Dudamel and His Crew on Tour, in Pedal-to-the-Metal Mode

United StatesUnited States Andrew Norman & Tchaikovsky: Los Angeles Philharmonic / Gustavo Dudamel (conductor), Davies Symphony Hall, San Francisco. 31.10.16. (HS)

Andrew Norman – Play
Tchaikovsky – Symphony No.4 in F minor, Op.36

Gustavo Dudamel brought his Los Angeles Philharmonic orchestra on tour to San Francisco this week and launched it Monday night like a Titan rocket. In a performance notable for its power and precision, he offered two pieces separated by more than a century that showcased the technical mastery of the orchestra in slick, muscular mode. It was like driving a power car, heavy on the accelerator. Brakes? What brakes?

The program featured Play, a new work by Los Angeles-based composer Andrew Norman, and Tchaikovsky’s fanfare-heavy Symphony No. 4. Both composers share a flair for colorful orchestration, using the sounds of the orchestra for maximum effect. Tchaikovsky, writing at the crest of music’s Romantic Era, whips up big moments from the opening bars, blasting a stentorian fanfare that recurs at one climax after another. Norman starts with a torrent of sound, too, only it’s a cacophony that becomes increasingly complex before winnowing down to almost chamber music-like individuality.

If Tchaikovsky showed his command by mixing ensemble timbres and long solo lines against rich harmonies, Norman does it by scattering the musical argument liberally among individual members—almost literally. In the finale of his 40-minute work, single string players tentatively offer strands of a melody trying to form into a line.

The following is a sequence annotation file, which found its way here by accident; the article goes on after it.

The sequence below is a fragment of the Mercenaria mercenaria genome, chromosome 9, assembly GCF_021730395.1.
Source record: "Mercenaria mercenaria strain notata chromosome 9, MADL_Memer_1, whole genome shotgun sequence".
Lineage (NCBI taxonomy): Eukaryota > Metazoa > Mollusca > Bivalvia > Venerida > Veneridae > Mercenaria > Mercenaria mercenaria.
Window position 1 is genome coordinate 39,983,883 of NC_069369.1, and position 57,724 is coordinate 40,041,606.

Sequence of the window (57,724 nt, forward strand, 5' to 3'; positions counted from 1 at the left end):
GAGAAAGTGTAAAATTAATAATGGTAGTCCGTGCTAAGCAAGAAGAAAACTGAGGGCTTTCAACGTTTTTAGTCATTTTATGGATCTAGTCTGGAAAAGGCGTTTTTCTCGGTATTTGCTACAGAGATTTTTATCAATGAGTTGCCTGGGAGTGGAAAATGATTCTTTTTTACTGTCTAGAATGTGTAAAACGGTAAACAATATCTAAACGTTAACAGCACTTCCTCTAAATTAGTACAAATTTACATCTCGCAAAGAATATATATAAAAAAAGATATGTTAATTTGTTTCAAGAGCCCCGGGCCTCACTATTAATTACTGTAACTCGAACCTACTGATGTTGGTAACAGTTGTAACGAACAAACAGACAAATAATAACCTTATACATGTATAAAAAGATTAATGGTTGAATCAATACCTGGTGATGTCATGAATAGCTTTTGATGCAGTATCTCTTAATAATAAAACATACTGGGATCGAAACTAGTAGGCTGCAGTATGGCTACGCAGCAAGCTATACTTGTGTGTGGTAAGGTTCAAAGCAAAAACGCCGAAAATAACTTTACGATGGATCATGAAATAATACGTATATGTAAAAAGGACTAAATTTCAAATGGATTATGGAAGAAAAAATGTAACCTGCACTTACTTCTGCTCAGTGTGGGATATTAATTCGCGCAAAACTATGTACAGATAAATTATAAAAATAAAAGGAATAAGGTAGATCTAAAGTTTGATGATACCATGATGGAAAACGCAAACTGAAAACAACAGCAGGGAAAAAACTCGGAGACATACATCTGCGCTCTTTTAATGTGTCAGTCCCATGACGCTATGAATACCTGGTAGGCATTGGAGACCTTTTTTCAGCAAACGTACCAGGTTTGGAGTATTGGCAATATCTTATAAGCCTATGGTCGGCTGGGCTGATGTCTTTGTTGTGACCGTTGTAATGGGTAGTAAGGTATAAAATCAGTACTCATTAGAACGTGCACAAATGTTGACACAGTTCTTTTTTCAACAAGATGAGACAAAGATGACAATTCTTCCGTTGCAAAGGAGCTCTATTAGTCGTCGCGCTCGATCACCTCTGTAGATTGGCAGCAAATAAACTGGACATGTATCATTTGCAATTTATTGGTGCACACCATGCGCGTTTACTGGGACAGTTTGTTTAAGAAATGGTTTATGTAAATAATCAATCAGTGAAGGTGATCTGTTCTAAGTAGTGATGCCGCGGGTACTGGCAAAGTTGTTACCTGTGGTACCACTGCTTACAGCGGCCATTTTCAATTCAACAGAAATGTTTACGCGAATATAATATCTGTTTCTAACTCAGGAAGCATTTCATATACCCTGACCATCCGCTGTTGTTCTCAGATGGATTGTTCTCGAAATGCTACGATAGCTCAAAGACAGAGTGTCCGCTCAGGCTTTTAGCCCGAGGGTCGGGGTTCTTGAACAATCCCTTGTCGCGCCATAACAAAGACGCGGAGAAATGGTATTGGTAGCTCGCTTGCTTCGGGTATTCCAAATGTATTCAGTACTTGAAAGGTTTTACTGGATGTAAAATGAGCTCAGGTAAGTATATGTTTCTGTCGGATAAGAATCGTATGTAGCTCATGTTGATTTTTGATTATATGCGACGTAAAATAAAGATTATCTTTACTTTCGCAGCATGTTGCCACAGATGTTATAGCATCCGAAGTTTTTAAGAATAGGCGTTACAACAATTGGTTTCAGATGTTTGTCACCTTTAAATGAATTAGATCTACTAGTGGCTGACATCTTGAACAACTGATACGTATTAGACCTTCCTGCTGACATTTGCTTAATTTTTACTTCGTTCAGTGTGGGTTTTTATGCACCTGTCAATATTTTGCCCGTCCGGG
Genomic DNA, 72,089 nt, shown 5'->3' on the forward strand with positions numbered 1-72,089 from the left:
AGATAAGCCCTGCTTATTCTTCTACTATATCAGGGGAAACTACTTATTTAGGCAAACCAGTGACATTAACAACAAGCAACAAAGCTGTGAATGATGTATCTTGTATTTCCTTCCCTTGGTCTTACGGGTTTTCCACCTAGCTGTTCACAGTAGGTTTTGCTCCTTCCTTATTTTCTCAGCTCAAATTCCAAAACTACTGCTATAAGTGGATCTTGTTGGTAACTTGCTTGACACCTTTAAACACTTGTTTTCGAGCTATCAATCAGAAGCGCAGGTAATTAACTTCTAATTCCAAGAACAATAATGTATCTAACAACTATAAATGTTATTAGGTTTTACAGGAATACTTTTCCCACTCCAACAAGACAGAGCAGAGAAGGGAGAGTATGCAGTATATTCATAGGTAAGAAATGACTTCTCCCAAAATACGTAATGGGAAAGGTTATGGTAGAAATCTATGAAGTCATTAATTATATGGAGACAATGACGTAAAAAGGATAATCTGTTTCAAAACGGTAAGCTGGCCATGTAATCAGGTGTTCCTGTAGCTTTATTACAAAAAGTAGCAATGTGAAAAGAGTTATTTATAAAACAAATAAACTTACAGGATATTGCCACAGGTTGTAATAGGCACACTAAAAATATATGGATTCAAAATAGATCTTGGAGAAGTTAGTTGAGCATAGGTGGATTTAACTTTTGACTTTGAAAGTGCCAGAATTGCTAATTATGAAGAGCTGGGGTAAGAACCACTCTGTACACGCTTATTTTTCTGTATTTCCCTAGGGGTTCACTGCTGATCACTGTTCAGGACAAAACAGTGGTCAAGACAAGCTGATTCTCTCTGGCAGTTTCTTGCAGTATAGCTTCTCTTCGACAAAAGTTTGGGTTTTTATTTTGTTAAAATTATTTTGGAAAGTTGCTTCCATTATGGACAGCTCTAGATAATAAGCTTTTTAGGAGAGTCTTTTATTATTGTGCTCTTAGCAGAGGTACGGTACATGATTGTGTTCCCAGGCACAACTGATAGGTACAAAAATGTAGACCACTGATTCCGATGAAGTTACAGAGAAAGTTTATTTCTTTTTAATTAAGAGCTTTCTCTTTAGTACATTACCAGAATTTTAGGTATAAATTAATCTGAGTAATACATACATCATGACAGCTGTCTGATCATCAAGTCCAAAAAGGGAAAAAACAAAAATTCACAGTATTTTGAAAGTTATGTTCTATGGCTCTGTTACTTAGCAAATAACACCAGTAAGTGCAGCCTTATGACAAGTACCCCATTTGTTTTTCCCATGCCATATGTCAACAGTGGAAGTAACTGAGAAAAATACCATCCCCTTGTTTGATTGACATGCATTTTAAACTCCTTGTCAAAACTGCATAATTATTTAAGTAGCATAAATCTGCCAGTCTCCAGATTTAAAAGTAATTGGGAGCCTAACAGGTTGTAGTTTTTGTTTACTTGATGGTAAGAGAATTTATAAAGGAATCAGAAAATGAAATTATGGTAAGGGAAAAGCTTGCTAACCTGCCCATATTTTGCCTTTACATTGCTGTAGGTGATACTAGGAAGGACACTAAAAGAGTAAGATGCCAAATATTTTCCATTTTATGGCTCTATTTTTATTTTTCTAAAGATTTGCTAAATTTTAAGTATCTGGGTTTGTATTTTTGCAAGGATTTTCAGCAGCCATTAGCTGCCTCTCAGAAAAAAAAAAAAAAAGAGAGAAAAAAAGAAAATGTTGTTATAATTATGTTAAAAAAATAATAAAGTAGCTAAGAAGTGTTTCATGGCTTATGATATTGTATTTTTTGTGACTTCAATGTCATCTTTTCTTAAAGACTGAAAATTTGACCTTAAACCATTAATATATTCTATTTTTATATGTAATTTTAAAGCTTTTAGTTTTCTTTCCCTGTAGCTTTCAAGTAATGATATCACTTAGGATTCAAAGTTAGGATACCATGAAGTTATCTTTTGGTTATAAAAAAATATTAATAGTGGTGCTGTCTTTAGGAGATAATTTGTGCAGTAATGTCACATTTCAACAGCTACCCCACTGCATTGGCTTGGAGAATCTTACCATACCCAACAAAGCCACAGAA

In the program note and in pre-performance remarks, Norman described what his music was trying to say in Play. In the first movement, he said, the four percussionists discover that their playing has an effect on the rest of the orchestra. “They have the power to turn other players on and off, to make them play forwards and backwards, to trade them out for one another or make them rewind and try ideas…until they get it right,” he wrote.

In the second movement, he continued, the percussionists become increasingly manipulative, even sadistic, so that by the end, their antics freeze the orchestra into silence. In the final movement, musicians throughout the orchestra gradually return, at first one note at a time, then a few. Rudimentary tunes form, even some counterpoint and harmony, and then it all evaporates.

Even knowing that this was the idea, it was difficult to actually hear it happen in the orchestra during the first two movements. Sections started and stopped, musical gestures bounced among the instruments, but whatever connection there might have been with the percussion wasn’t evident.

In the finale, the effect of an orchestra coming to life hesitatingly had a certain drama, and some of the music was actually beautiful and haunting. But then it petered out instead of reaching a satisfying conclusion. Dudamel clearly was committed, and it’s hard to tell whether the work’s inability to communicate was due to the composer or the conductor.

There was no doubt who was in charge in the Tchaikovsky symphony. Dudamel got things revved up from the opening bars, driving the pace hard, but not too fast, and shaping phrases with subtle shadings of tone and rubato. But he seemed intent on ratcheting up each climax to the same degree, like repeated tsunamis.

The gentle oboe melody in the Andantino could have been executed more gracefully, and the pizzicato in the Scherzo could have trod less heavily, but the texture in these middle moments had a richness of tone and range of orchestral color that displayed the group’s strengths. Brass precision was a big part of that. The finale scaled its peaks with the same intensity as the opening movement, finishing with a rush of energy.

A roaring ovation elicited an encore—more Tchaikovsky, the waltz from Swan Lake. It had more charm and less bombast than the symphony, and sent everyone out with smiles.

Harvey Steiman

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